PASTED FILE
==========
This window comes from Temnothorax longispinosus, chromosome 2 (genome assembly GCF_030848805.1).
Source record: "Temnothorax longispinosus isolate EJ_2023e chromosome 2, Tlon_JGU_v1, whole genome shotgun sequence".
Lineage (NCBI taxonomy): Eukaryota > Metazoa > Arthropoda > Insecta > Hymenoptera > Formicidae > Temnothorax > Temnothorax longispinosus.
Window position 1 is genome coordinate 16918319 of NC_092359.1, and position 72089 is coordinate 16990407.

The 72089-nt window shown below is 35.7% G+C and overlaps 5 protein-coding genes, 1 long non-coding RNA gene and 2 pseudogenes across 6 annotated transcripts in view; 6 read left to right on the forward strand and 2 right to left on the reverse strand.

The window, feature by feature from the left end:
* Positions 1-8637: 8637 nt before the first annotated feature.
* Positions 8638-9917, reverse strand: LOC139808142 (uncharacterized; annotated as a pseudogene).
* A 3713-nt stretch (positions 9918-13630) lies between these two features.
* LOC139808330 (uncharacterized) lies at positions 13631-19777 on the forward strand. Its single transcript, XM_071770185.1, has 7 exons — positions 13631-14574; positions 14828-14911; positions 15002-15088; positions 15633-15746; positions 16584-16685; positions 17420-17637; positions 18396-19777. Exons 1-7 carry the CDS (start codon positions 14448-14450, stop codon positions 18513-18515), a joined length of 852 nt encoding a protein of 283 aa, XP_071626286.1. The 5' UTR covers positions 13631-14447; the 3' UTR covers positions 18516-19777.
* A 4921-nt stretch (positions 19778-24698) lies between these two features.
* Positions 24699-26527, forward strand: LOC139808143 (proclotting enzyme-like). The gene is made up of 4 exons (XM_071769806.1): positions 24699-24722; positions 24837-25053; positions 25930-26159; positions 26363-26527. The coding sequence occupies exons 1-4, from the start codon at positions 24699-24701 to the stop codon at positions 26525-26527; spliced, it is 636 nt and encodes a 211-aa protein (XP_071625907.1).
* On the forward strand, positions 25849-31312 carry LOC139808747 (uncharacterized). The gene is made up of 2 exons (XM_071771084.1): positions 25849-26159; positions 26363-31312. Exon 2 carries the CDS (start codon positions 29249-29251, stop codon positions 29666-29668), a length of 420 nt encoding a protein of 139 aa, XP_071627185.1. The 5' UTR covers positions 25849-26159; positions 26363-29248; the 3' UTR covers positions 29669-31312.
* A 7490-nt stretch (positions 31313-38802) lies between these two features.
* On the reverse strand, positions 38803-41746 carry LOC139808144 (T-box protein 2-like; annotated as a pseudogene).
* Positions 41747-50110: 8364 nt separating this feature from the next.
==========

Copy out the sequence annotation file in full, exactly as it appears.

This window comes from Temnothorax longispinosus, chromosome 2 (genome assembly GCF_030848805.1).
Source record: "Temnothorax longispinosus isolate EJ_2023e chromosome 2, Tlon_JGU_v1, whole genome shotgun sequence".
Lineage (NCBI taxonomy): Eukaryota > Metazoa > Arthropoda > Insecta > Hymenoptera > Formicidae > Temnothorax > Temnothorax longispinosus.
Window position 1 is genome coordinate 16918319 of NC_092359.1, and position 72089 is coordinate 16990407.

The 72089-nt window shown below is 35.7% G+C and overlaps 5 protein-coding genes, 1 long non-coding RNA gene and 2 pseudogenes across 6 annotated transcripts in view; 6 read left to right on the forward strand and 2 right to left on the reverse strand.

The window, feature by feature from the left end:
* Positions 1-8637: 8637 nt before the first annotated feature.
* Positions 8638-9917, reverse strand: LOC139808142 (uncharacterized; annotated as a pseudogene).
* A 3713-nt stretch (positions 9918-13630) lies between these two features.
* LOC139808330 (uncharacterized) lies at positions 13631-19777 on the forward strand. Its single transcript, XM_071770185.1, has 7 exons — positions 13631-14574; positions 14828-14911; positions 15002-15088; positions 15633-15746; positions 16584-16685; positions 17420-17637; positions 18396-19777. Exons 1-7 carry the CDS (start codon positions 14448-14450, stop codon positions 18513-18515), a joined length of 852 nt encoding a protein of 283 aa, XP_071626286.1. The 5' UTR covers positions 13631-14447; the 3' UTR covers positions 18516-19777.
* A 4921-nt stretch (positions 19778-24698) lies between these two features.
* Positions 24699-26527, forward strand: LOC139808143 (proclotting enzyme-like). The gene is made up of 4 exons (XM_071769806.1): positions 24699-24722; positions 24837-25053; positions 25930-26159; positions 26363-26527. The coding sequence occupies exons 1-4, from the start codon at positions 24699-24701 to the stop codon at positions 26525-26527; spliced, it is 636 nt and encodes a 211-aa protein (XP_071625907.1).
* On the forward strand, positions 25849-31312 carry LOC139808747 (uncharacterized). The gene is made up of 2 exons (XM_071771084.1): positions 25849-26159; positions 26363-31312. Exon 2 carries the CDS (start codon positions 29249-29251, stop codon positions 29666-29668), a length of 420 nt encoding a protein of 139 aa, XP_071627185.1. The 5' UTR covers positions 25849-26159; positions 26363-29248; the 3' UTR covers positions 29669-31312.
* A 7490-nt stretch (positions 31313-38802) lies between these two features.
* On the reverse strand, positions 38803-41746 carry LOC139808144 (T-box protein 2-like; annotated as a pseudogene).
* Positions 41747-50110: 8364 nt separating this feature from the next.